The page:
Technology is contributing to physician shortage, but it can also be its saving grace

As the U.S. population ages and the number of physicians fall, many argue the country will face a steep provider shortage.

There are several possible factors driving the physician shortage. The number of older Americans will double by 2039 at current rates. As people begin to live longer and require more medical care as they age, the number of physicians will need to increase to keep pace. The shortage spans across all specialties, and projected shortage numbers range from 45,000 to 90,000 physicians, according to the Association of American Medical Colleges.

Another potential factor is physician burnout contributing to the decline in physicians. The American Medical Association has sent multiple letters to CMS saying new federal technology requirements place a heavy burden on physicians. Many physicians say that their interaction time with patients is greatly reduced because of the documentation requirements of EHRs and other technologies in the exam room.

Nick van Terheyden, MD, CMIO of health IT company Nuance Communications, said many physicians are discouraged by the lack of patient contact because of current technology setups. Many physicians are facing away from patients in the exam room, which detracts from personal contact with patients, he said.

"If you take the whole process, workflow and user interface, it's focused on the screen and the need to capture information," Dr. van Terheyden said. "It's fundamentally flawed in most instances because the physician is facing away from the patient."

However, while technology may be contributing to elevated rates of physician burnout, the healthcare industry could also use technology to relieve those stresses.

Dr. van Terheyden said there are several technology measures in place that can improve physician engagement with patients while still meeting technological documentation needs. For example, many medical residents are now doing "rounds" on computers instead of physically going to patient rooms out of the need to view and monitor patient documents. Simply importing the records onto iPads or mobile devices so residents can physically go to patient rooms could contribute to interaction, he said.

The design of exam rooms in regards to technology could also be improved, Dr. van Terheyden said. Importing electronic medical records onto a tablet and turning it around to face a patient, documenting the interaction through dictation transcription software, may help physicians be more physically interactive with their patients, he said. Allowing the patient to view the document as information is being entered allows them to make corrections if something is incorrect as well, he said.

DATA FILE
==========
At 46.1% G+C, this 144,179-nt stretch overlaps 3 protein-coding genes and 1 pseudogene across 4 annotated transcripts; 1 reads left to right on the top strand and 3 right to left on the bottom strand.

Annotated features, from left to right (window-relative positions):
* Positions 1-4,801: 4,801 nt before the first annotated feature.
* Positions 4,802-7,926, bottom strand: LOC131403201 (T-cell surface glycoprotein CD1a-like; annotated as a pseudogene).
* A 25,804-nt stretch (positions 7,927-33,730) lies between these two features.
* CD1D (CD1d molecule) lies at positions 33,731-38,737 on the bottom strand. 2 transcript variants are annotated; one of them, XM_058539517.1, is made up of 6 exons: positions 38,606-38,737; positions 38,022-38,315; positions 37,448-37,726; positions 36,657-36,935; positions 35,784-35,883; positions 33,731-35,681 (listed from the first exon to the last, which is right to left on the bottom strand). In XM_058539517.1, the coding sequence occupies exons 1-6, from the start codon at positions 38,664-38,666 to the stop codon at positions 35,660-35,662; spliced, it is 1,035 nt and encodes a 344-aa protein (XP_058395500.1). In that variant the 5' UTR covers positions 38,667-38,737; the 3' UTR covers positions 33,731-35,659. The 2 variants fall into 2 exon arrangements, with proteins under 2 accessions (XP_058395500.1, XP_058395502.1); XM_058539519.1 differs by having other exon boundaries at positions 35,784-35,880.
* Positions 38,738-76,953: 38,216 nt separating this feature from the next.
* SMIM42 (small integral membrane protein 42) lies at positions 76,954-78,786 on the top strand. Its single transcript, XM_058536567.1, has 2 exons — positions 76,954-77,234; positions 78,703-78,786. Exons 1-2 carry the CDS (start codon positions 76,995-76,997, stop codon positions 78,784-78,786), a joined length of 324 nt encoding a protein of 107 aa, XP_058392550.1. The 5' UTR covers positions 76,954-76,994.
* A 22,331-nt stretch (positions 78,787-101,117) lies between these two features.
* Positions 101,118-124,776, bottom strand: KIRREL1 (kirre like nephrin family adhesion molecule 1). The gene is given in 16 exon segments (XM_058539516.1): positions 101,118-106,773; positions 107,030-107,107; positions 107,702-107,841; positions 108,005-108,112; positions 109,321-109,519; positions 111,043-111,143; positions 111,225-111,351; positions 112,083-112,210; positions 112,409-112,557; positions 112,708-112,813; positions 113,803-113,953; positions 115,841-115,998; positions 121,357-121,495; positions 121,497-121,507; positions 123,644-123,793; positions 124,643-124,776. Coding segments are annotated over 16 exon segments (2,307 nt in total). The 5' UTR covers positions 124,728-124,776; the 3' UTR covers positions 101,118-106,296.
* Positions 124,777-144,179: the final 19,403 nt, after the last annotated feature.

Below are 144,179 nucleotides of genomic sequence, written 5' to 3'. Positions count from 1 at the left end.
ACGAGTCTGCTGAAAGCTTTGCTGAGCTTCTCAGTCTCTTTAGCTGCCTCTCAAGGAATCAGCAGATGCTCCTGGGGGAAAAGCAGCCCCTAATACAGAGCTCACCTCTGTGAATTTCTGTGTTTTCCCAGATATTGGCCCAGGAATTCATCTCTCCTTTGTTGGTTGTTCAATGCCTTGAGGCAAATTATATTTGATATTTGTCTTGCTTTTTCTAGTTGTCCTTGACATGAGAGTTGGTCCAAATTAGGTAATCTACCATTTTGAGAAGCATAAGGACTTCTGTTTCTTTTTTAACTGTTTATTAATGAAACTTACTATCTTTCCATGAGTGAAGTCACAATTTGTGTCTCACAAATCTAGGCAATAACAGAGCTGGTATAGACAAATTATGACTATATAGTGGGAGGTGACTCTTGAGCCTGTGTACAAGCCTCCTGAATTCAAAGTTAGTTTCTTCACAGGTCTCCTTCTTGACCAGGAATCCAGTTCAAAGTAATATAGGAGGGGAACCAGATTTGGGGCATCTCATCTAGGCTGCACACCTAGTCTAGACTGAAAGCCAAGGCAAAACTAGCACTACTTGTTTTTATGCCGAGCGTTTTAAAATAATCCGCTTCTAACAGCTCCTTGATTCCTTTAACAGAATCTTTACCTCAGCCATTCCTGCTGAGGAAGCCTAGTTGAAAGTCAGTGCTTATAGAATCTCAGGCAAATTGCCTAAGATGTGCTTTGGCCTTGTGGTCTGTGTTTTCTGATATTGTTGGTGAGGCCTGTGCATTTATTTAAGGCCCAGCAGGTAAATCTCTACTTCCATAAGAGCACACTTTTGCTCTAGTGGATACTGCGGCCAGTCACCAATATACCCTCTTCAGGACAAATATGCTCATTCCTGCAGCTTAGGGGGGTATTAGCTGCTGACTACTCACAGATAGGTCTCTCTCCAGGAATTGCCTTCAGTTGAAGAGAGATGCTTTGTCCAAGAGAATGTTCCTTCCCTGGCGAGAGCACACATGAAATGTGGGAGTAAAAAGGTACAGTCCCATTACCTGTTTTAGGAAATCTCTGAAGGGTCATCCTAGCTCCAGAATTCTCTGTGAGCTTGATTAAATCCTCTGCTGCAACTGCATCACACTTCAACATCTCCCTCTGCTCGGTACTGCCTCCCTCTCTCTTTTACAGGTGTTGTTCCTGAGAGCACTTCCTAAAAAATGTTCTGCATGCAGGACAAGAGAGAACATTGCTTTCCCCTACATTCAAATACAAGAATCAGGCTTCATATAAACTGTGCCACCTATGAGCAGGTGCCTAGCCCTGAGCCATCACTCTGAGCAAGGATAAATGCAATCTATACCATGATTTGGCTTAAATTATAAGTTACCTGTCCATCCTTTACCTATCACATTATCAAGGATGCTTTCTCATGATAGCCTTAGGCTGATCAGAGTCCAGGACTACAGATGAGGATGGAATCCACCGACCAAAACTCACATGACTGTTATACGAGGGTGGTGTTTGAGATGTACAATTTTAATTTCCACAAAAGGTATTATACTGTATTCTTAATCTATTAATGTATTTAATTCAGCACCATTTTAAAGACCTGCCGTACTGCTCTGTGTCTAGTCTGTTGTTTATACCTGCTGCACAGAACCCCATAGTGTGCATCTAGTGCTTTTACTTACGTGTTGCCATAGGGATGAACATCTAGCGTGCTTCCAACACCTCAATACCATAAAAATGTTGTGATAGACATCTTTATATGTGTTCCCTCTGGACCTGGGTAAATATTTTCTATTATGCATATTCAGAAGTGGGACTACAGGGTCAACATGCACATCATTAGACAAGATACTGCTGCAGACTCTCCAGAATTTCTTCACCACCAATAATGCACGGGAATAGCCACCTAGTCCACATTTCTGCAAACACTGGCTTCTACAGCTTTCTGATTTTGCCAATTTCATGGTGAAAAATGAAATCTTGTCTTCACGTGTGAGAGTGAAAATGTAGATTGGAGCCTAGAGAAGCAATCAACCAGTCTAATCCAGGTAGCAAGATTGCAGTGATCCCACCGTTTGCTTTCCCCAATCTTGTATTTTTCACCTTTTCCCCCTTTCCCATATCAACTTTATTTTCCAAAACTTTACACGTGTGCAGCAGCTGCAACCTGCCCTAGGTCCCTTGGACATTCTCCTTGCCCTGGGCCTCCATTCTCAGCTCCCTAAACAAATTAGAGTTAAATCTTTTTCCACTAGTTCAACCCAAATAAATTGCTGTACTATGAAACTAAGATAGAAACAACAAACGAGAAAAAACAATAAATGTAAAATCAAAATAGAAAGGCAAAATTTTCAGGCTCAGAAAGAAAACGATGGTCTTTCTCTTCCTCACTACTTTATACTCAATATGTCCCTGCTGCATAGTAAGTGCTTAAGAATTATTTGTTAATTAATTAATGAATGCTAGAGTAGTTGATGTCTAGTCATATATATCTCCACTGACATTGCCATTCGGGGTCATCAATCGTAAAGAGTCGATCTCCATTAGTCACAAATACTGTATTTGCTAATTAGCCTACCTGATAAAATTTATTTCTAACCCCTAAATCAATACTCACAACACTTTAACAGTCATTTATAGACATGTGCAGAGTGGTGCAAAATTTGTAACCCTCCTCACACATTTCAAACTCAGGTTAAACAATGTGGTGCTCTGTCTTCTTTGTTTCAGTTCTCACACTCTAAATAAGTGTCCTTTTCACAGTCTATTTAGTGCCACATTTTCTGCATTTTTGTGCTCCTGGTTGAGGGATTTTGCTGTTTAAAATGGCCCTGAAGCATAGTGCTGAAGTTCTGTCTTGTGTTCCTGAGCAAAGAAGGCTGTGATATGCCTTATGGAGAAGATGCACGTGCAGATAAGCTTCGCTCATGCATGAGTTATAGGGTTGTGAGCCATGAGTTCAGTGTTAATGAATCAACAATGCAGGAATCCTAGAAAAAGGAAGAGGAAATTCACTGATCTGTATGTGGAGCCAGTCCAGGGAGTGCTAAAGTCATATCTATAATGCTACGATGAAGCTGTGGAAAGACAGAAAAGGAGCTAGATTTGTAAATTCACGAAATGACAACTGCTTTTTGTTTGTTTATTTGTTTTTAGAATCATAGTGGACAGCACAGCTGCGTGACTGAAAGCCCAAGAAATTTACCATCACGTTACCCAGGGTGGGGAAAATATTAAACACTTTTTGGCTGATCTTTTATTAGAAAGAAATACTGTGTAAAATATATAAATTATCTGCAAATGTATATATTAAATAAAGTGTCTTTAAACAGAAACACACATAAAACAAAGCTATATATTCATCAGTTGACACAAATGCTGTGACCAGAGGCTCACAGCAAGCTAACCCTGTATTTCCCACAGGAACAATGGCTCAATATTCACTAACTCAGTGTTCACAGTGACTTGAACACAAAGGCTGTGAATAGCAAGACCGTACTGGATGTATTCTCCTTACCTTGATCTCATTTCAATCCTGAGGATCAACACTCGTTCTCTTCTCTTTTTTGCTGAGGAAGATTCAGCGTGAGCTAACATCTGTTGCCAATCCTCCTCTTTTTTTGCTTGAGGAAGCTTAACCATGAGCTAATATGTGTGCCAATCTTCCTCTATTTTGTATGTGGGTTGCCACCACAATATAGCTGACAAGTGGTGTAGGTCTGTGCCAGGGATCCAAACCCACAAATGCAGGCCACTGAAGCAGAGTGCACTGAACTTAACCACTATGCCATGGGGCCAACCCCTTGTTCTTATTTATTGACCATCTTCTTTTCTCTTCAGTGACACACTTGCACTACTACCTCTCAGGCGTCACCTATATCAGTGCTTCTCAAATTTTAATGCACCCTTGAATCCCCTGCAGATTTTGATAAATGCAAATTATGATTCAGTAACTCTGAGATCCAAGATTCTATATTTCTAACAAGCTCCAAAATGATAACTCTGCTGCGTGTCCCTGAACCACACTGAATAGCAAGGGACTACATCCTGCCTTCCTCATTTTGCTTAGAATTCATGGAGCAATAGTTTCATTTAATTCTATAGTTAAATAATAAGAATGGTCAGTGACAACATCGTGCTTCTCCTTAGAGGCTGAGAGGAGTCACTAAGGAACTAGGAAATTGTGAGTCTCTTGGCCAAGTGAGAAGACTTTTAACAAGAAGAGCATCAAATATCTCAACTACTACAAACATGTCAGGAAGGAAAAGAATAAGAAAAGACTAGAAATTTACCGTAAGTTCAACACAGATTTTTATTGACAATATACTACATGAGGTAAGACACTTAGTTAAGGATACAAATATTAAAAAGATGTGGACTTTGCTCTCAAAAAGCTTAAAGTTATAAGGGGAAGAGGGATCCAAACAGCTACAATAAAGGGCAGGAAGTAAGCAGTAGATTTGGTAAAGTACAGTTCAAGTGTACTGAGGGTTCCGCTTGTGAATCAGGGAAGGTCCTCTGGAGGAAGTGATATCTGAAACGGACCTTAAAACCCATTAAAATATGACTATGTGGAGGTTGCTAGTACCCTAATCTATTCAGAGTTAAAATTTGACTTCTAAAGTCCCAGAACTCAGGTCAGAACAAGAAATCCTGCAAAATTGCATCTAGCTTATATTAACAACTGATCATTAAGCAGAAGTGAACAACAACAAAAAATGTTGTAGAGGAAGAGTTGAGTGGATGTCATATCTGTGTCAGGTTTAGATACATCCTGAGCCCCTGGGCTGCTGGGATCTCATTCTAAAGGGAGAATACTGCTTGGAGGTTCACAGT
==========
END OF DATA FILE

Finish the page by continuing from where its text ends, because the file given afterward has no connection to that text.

"If you consider in the room who has the biggest vested interest, it is the patient above the physician," Dr. van Terheyden said. "If they become part of that interaction, you get more patient engagement with better patient education."

Encouraging physician interaction with patients may encourage more students to go into medicine, helping to bridge the shortage, he said. Many older physicians feel overwhelmed or discouraged by their lack of engagement with their patients, which leads them to advise students not to go into medicine, he said.

The medical community needs to address the shortage soon by improving graduate programs and educational system for physicians because it takes years to train qualified physicians, according to the Association of American Medical Colleges. Dr. van Terheyden said the cost of training and medical school is also discouraging many students from going into medicine because they fear they will be unable to pay back the debt.

Several members of Congress launched an effort to provide more funding for graduate medical education and to improve access to more slots in medical schools, according to a statement from the AMA. Dr. van Terheyden said this is an important first step.

"We're always going to need physicians," Dr. van Terheyden said. "The impact of this is years away, and it will be very difficult to go back and fix it."

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